01 April, 2020

ETNO – GSMA joint response to the OECD Update Statement

ETNO and the GSMA provide their comments below in response to the ‘Statement by the OECD/G20 Inclusive Framework on BEPS on the Two-Pillar Approach to Address the Tax Challenges Arising from the Digitalisation of the Economy’. 

We consider it appropriate for the Digital Economy to be taxed in a fair and transparent way with profits taxed where value is created. Whilst we applaud the speed at which OECD is acting we should re-focus on the main objective and scope of this reform and avoid double taxation of industries already heavily regulated and taxed.

The following comments focus specifically on the Scope of ‘The New Taxing Right (Amount A)’, which is central to the revised architecture outlined by the OECD for a Unified Approach to Pillar One, and have focused on the key relevant points identified by our members.

The OECD Pillar One Approach – Scope and Specific considerations

  • We observe that the OECD has commented that due to globalisation and the digitalisation of the economy, there are businesses that can develop an active and sustained engagement in a market jurisdiction, beyond the mere conclusion of sales, without necessarily investing in local infrastructure and operations.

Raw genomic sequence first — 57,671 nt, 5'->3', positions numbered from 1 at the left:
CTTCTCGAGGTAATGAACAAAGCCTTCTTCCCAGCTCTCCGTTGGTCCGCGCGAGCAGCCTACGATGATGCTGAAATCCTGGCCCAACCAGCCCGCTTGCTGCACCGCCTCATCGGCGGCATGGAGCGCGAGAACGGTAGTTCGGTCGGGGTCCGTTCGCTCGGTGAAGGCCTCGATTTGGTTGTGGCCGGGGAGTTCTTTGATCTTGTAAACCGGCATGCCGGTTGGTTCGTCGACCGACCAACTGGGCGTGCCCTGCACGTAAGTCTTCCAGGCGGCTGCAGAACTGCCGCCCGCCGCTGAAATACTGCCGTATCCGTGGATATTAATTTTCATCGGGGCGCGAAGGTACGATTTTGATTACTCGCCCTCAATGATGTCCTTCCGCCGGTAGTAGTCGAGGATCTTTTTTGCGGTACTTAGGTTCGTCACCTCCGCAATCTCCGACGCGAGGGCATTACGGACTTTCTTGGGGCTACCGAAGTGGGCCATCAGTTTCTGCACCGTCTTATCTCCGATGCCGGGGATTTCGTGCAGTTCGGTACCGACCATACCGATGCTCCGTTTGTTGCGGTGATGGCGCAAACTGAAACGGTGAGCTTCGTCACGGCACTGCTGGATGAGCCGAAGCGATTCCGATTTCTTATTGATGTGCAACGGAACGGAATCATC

• The OECD has identified two categories of businesses that will fall within scope of the new taxing right under Amount A – Automated digital services and Consumer-facing businesses. We note that Consumer-facing businesses would bring into scope businesses that generate revenue from the sale of goods and services commonly sold to consumers (paragraph 24), and revenues from licensing rights over trademarked consumer products/businesses that generate revenue through licensing a consumer brand (paragraph 27).
  • We further observe that certain industries will not be within the consumer-facing businesses definition. For extractive industries this is on the basis that taxes paid on associated profits can be considered to be part of the price paid by the exploiting company for those national assets (and are paid to the resource owner) (paragraph 30). The financial services sector will be out of scope either because they interact with commercial customers or given the impact of regulation and licensing requirements that ensures “residual profits are largely realized in local customer markets and therefore justifies that these activities should be excluded from scope” (paragraph 31).
  • We further observe that “it is also expected that any consensus-based agreement must include a commitment by members of the Inclusive Framework to implement this agreement and at the same time to withdraw relevant unilateral actions, and not adopt such unilateral actions in the future” (paragraph 89).

Read the full response at the link below. 

© ETNO 2020
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